What 'Lost' Taught Us about Dying Well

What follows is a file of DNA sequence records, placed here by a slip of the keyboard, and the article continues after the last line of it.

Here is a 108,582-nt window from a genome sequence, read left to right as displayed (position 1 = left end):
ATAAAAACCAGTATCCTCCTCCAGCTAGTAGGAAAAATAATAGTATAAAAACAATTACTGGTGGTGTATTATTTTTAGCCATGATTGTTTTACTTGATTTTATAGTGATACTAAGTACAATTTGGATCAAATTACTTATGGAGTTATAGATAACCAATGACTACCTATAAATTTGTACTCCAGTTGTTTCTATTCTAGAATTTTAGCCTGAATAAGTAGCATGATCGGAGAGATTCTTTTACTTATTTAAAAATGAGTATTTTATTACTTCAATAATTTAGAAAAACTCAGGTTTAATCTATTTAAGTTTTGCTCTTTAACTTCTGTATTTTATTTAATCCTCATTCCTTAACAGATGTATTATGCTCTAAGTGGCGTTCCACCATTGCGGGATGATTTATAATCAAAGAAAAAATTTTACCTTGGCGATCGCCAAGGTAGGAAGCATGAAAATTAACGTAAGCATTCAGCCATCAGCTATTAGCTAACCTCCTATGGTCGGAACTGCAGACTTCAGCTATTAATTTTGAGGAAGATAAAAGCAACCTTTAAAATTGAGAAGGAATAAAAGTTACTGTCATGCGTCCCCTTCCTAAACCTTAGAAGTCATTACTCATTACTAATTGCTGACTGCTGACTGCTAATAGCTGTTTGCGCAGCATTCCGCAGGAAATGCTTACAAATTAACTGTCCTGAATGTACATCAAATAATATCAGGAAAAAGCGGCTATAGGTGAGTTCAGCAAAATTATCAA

[My take on the Lost finale and the whole series was posted online at Christianity Today's website.]What 'Lost' Taught Us about Dying WellThe meaning behind "live together, die alone."Al Hsu | posted 5/26/2010 12:08PMThree episodes before the series finale of Lost, after witnessing the deaths of three beloved main characters, I thought to myself, "Oh, no—they're all going to die." At this point, so few original survivors of Oceanic 815 remained that the hope of anybody leaving the island alive seemed implausible.I was glad that the finale didn't play out quite the way I had feared. But I was still sort of right: Everybody was going to die. Sometime, whether we saw it on screen or not.I'm realizing that the entire series can be seen as a six-year meditation on how human beings approach death. In the pilot, death struck unexpectedly with a plane crash on a Pacific island. And every episode to follow dealt in some way with desperate efforts to live and avoid death.At the beginning, the primary needs were survival. Food, water, shelter. Jack, Kate, Locke, Sawyer, and all the rest worked together to take care of the wounded and to help one another survive the island's threats. The goal was to avoid death and to get home.Even though many unnamed redshirts and minor characters died in season 1, it wasn't until the first main cast death that viewers realized that not all of these survivors were going to make it off the island. And the Grim Reaper has steadily cut his way through the cast members each season. Some deaths were foreshadowed, like a looming terminal illness. But others came suddenly, without warning. Death is unpredictable.As the series progressed, we as viewers reacted with all of the common responses of grief. I often found myself in denial. After the heart-wrenching season three finale, I kept hoping, "Maybe he isn't really dead. He survived somehow. We'll find out next season that he's okay." Many fans bargained with the directors to bring back beloved characters (which they did, in post-mortem appearances and flash-sideways).As the death toll rose, a sense of resignation and inevitability came. The funerals on the beach happened more frequently. Again we'd see someone digging a grave, and again we'd see Hurley's downcast face. At first, there were brief ceremonies of remembrance, a few words spoken. After a while, not many remaining survivors were even left to pay tribute to those who had died.By the end, all of us, characters and viewers alike, came to some degree of resignation and acceptance. One of the key lines in the finale that made sense of the whole series was "Everybody dies sometime." Death is inevitable. And while we can fight it and stave it off as long as we can, at some point, we recognize that there is nothing we can do to avoid it.Rob Moll's new book The Art of Dying argues that over the last century or so, Christians have lost the practice of dying well. Christians used to have intentional ways to prepare for one's death, to number one's days. Christians approached death purposefully, making things right between them and God and others. These days, death has been medicalized and partitioned off from everyday life, leaving most of us without the resources to prepare adequately for death, whether one's own or a loved one's. We don't know what to do when death comes.So a show like Lost can actually help us grapple with the reality of death. The characters' stories have often centered around "unfinished business" from their pre-island lives that needed to be resolved in some way. Moll notes that when Christians practice the art of dying, we learn to reconcile ourselves to God and others before death, saying important things like "Please forgive me," "I forgive you," "Thank you," and "I love you." Some of these very phrases were used in Lost (before and after characters' deaths), as a model to us for our own relationships. Some bloggers commented after the finale that the show had prompt[...]